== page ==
In part 1 we looked at using video reference on your phone as a guide to breaking down and understanding movement. In this post we will work on that sketch to make something more like an animated sequence.
We will be adding in-betweens to change the timing, and to help the audience really see all the movements of the wing. We will create some motion paths to help us make smooth movements, so that we can create a feeling of the roundness of the wing flaps. We’ll also be changing some of the drawings so that we can exaggerate some of the actions of the bird, and be more expressive and clear about the motion that we have been learning about.
Inbetweening (or ‘tweening’) is the process of creating the drawings in between keyframes. It can be used to alter the timing and show more about the movement. For example in the video you can see that early on when the wing moves the action is led by the elbow of the bird, so the tweens will show that to get from one point to another the elbow has to move first, then the fingers.
When using video as a reference, it is important to understand that there is a big difference between live action frames and animated ones. Live action is photoreal, and running at 25 (or 29.97) frames per second, so we stitch together what we see to create a completely believable sequence. However when you look at the frames one at a time, two things become apparent.
- There is usually lots of motion blur, so you can’t see the shape of the wing, and this happens even in super-fast slow motion, something will always be blurred.
- There will be ‘impossible frames’, which are positions that just look wrong, shapes that look odd and don’t explain anything about what’s happening.
If we are doing line animation we don’t really have the luxury of motion blur to hide anything that we can’t see. Neither can we get away with shapes that don’t look right. You can see towards the end of the video that in one test I have included these impossible shapes and it feels wrong. Compare that to the sequence with more clarification in the drawing on what’s going on. It feels a lot better. When something is not that apparent in the live action you need to find a way to convey it to the audience. Drawing is about communication and in animation drawing is how we communicate movement, so each drawing has to be helping to convey that part of the movement.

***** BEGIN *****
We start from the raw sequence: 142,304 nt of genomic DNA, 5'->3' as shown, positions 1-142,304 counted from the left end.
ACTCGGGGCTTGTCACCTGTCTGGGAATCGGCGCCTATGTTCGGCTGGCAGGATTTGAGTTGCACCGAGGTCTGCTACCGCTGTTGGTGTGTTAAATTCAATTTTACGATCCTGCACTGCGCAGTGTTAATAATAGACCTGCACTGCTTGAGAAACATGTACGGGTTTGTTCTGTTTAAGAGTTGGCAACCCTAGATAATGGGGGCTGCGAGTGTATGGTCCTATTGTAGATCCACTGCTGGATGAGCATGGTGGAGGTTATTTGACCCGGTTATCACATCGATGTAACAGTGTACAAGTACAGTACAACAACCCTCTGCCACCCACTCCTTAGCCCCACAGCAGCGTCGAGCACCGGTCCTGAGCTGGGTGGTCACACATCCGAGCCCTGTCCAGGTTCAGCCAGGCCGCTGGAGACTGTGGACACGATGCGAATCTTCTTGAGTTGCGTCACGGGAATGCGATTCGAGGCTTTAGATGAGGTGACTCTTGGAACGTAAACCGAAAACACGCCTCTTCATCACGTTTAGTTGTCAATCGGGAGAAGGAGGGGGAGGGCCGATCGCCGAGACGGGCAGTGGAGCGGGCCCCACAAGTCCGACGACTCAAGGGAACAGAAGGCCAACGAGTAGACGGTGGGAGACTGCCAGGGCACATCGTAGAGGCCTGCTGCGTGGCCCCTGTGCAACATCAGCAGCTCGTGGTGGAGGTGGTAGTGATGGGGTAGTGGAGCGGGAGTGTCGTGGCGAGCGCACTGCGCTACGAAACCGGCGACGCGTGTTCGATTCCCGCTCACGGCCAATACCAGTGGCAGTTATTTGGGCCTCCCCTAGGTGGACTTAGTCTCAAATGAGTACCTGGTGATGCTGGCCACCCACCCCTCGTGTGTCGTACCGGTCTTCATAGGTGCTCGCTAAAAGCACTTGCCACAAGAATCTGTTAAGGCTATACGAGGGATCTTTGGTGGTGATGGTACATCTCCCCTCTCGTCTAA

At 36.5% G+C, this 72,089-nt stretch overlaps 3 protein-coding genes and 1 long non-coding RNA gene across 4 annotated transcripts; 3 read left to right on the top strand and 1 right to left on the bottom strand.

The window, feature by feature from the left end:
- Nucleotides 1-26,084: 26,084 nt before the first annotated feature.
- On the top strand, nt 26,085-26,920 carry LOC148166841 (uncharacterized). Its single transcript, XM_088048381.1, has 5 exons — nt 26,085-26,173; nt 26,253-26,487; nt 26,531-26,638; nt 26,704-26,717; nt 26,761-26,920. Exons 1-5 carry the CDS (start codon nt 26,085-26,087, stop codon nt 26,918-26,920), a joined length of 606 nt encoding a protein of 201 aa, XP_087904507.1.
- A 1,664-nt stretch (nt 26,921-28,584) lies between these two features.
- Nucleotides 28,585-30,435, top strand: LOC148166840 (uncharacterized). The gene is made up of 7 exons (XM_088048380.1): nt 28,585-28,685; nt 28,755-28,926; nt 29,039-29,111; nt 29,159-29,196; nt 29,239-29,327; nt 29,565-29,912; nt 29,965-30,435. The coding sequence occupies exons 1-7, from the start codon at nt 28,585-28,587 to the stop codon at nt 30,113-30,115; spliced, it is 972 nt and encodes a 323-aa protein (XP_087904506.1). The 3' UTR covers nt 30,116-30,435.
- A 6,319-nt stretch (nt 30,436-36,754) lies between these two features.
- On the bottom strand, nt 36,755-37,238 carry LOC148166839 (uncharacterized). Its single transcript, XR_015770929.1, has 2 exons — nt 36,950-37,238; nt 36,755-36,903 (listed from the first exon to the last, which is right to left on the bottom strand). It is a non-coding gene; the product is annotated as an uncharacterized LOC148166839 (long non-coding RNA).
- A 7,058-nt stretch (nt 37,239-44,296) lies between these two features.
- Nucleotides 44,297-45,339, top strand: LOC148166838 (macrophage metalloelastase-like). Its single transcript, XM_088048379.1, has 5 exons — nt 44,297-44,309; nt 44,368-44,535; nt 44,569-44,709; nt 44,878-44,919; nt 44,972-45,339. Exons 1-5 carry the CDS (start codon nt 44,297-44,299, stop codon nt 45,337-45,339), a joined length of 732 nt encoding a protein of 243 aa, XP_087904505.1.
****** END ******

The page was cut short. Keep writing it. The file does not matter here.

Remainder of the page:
A movement sketch will probably end up having some inconsistency to the flow of movement. We can sort this out with the help of some motion paths. We can use the sketch we have to work out the current path, and then adjust it to suite what we want to achieve with that motion. Motion paths are a great way to create smooth flows of movement. However you can overdo it at times, because when overused they can do away with any extremes which can actually add to the liveliness of the piece. You can see the motion path I used for one of the line tests, and you can see that the motion is too smooth, and lacks drama. So remember they are a great tool, but use them wisely, and change them when you need to. They are only guides.
Remember to keep line testing to check how each alteration of the sequence is working. Most importantly keep going until its right. It might take several goes before your happy with it, and you might want to get more reference footage to check it with. After each line test, make sure that you scrub through to check how it all looks and make some constructive criticism for yourself, if you feel something is not right, keep looking through until you figure out what you need to change.
Thank you for your time, I hope this post has been helpful, leave a comment below.